If you want to move through life as efficiently and safely as possibly, building balanced strength is key—and we have a full-body dumbbell workout that will help get the job done.
“It’s important to do strength-based workouts to help prevent injury and to train the muscle fibers to repeatedly work at higher load,” certified personal trainer Francine Delgado-Lugo, CPT, movement and strength coach and cofounder of Form Fitness Brooklyn, tells SELF.
The most functional, balanced strength workouts include movement in multiple planes of motion as well as both unilateral and bilateral exercises.
First off, most of us spend a lot of time in the sagittal plane—which involves front-to-back motion like lunges, step-ups, and presses—and neglect the two other planes of motion, the frontal plane (side-to-side moves) and transverse plane (diagonal or rotational moves). But life happens in all three planes, whether you’re quickly cutting to the side to dodge an obstacle in your path, or lunging diagonally to wrangle a child. By incorporating multiple planes of motion into your routine, your body will be better prepared to move safely and effectively in pretty much every scenario.
As for the importance of strength work that includes unilateral exercises (those where just one side of your body is doing most of the work, like lunges and single-arm rows) and bilateral exercises (those where both sides are contributing, like squats and overhead presses)? Again, it’s just a super functional way to train since you encounter both types of moves in daily life. For instance, when you’re sitting in a chair, you use both legs and hips to lift and lower yourself. But when you’re climbing steps, you use one leg at a time to push up onto the next step, says Delgado-Lugo.
“In order to be stronger and fitter in those movements, we train similar movements in the gym,” she explains.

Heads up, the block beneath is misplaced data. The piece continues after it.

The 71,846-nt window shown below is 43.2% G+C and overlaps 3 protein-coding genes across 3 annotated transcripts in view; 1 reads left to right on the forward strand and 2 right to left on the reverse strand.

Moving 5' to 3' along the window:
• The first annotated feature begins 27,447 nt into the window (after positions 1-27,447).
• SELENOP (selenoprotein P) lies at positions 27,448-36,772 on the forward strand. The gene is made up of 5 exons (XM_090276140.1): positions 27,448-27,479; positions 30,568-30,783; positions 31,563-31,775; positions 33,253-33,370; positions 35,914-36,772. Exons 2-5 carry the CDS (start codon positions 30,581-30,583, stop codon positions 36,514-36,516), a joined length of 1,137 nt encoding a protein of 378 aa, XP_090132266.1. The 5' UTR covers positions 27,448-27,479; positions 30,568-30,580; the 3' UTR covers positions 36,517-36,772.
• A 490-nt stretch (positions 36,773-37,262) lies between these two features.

Unilateral work in particular can also help you identify, and ultimately correct, strength and mobility imbalances that exist side to side. “We all have these tendencies to just rely on one side of our body,” says Delgado-Lugo. “And so by training unilaterally, that gives us a chance to address some of the weaknesses on the sides of our bodies that we don’t use as often.” By addressing these imbalances, you can boost your overall strength while reducing your risk of injury.
The workout below, which Delgado-Lugo created for SELF, includes movement in multiple planes of direction (mostly the transverse and sagittal planes) as well as a mix of bilateral and unilateral functional exercises. It’s a full-body routine with some compound exercises that engage multiple muscle groups, including your shoulders, chest, back, core, quads, hamstrings, and glutes.
This is a traditional strength workout where you use heavy-for-you weights (in this case, in the form of dumbbells) and do fewer reps with longer rest periods. Since the focus of this workout is strength, not speed, really take your time and make sure you’re doing slow, controlled movements, says Delgado-Lugo. See if you can feel your muscles lengthening and contracting as you perform the reps.